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Senators Try to Address 'EPA Overreach' on Agriculture

Senators Try to Address 'EPA Overreach' on Agriculture

Grassley, Johanns are working on legislation that would expedite decisions and lessen regulatory burdens on producers.

Senator Chuck Grassley, R-Iowa, says he wants the Environmental Protection Agency to stop treating agriculture like second-class citizens. Grassley is joining Senator Mike Johanns, R-Neb., to cosponsor legislation that would expedite a decision by the EPA to exempt milk containers from regulations initially intended for oil spills. He says it's just another example of EPA overreach, especially when it comes to ag. Grassley notes dairy farmers are already struggling and adding burdensome, unnecessary regulations would put many of them in a precarious position or even put them out of business. What's more, he says forcing farmers to make unnecessary modifications to their operations could easily increase prices for consumers at the grocery store.

According to Grassley it defies common sense that the EPA would even consider treating milk like oil. But despite indications in January 2009 that the EPA would exempt milk storage from Spill Prevention, Control and Countermeasure regulations, they have yet to make a final rule. The legislation Grassley is co-sponsoring would require the EPA to finalize the proposed rule to exempt milk containers within 30 days and would delay EPA fines or other compliance penalties against milk containers until EPA makes a decision on the proposed exemption.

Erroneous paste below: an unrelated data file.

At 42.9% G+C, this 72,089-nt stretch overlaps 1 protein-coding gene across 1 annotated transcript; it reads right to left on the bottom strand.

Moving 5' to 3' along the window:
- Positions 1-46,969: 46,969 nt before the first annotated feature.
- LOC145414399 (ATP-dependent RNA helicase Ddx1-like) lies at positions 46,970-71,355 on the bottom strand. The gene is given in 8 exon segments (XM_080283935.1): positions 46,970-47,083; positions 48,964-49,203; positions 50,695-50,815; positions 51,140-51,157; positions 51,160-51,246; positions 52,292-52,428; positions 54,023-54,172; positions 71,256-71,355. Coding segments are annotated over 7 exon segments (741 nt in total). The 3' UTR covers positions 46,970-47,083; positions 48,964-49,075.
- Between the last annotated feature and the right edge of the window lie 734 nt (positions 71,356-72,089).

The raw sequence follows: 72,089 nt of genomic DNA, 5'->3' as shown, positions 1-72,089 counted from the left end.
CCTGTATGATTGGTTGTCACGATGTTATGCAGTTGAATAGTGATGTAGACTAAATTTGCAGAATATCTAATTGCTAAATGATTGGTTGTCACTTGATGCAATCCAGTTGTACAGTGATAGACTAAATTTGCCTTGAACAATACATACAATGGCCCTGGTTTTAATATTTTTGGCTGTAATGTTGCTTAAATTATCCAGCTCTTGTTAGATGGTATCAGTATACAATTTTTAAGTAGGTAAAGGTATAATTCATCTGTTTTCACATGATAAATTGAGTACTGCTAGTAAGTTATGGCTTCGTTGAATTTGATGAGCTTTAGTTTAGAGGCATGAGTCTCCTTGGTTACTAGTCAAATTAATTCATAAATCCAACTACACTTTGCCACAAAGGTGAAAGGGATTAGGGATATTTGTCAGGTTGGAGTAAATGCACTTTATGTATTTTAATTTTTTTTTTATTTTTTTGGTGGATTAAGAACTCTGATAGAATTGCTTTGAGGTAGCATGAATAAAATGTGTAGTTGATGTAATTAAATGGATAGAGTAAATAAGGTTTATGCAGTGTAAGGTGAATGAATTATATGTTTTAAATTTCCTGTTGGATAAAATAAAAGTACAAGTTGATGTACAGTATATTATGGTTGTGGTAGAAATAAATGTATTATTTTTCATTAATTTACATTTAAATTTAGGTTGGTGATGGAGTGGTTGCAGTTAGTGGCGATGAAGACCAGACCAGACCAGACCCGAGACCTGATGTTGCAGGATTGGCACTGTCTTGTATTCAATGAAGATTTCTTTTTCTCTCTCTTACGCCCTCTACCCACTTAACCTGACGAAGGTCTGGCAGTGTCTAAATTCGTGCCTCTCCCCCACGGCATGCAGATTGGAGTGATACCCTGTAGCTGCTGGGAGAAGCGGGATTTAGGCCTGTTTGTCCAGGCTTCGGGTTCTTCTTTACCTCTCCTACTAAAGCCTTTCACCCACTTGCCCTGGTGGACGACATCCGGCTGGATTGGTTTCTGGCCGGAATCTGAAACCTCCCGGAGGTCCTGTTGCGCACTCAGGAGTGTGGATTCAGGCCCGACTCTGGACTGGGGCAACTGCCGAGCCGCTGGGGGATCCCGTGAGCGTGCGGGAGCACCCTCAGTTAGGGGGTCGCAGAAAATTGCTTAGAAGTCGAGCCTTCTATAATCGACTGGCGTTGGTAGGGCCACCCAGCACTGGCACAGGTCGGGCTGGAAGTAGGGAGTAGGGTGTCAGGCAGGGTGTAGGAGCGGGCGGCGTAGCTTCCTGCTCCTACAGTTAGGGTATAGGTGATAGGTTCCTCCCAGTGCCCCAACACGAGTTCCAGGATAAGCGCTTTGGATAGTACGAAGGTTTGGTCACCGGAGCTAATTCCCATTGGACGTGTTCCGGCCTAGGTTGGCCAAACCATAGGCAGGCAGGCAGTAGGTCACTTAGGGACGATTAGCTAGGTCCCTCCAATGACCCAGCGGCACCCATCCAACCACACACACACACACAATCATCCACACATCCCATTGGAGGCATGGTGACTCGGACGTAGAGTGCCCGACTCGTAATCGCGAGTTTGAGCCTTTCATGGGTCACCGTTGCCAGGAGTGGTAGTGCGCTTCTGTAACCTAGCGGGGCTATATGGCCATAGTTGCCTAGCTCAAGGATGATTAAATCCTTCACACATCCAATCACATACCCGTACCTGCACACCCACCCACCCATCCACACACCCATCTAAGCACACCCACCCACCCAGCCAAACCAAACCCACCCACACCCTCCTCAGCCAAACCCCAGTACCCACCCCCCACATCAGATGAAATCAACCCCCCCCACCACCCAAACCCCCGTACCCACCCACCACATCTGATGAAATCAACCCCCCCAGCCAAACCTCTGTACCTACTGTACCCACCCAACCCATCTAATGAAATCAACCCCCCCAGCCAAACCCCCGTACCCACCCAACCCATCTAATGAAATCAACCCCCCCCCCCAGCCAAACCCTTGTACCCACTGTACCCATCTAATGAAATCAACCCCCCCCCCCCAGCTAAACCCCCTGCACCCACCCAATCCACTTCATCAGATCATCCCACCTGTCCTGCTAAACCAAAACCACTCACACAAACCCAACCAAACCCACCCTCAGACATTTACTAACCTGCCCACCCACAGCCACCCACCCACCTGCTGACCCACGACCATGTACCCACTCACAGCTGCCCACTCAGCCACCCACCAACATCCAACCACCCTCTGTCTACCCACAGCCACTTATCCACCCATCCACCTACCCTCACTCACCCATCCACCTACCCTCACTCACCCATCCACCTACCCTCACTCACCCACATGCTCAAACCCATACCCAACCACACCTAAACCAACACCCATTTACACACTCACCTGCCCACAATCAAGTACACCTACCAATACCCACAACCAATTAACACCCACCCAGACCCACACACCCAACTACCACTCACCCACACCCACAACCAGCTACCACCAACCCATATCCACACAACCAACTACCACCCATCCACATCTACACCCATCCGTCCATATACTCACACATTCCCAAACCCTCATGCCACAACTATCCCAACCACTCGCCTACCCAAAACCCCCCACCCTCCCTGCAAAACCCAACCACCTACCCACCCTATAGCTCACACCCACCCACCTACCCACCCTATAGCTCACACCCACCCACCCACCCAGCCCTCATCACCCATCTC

Grassley is also leading an effort to keep the EPA from placing further economic pressure on rural America if the agency would choose to impose more stringent regulations on dust. The Senator is concerned a draft policy assessment on particulate matter, in which the EPA staff concluded the administrator could either retain the current standards on particulate matter or make them more stringent, puts the EPA one step closer to imposing more unnecessary regulations on farmers.

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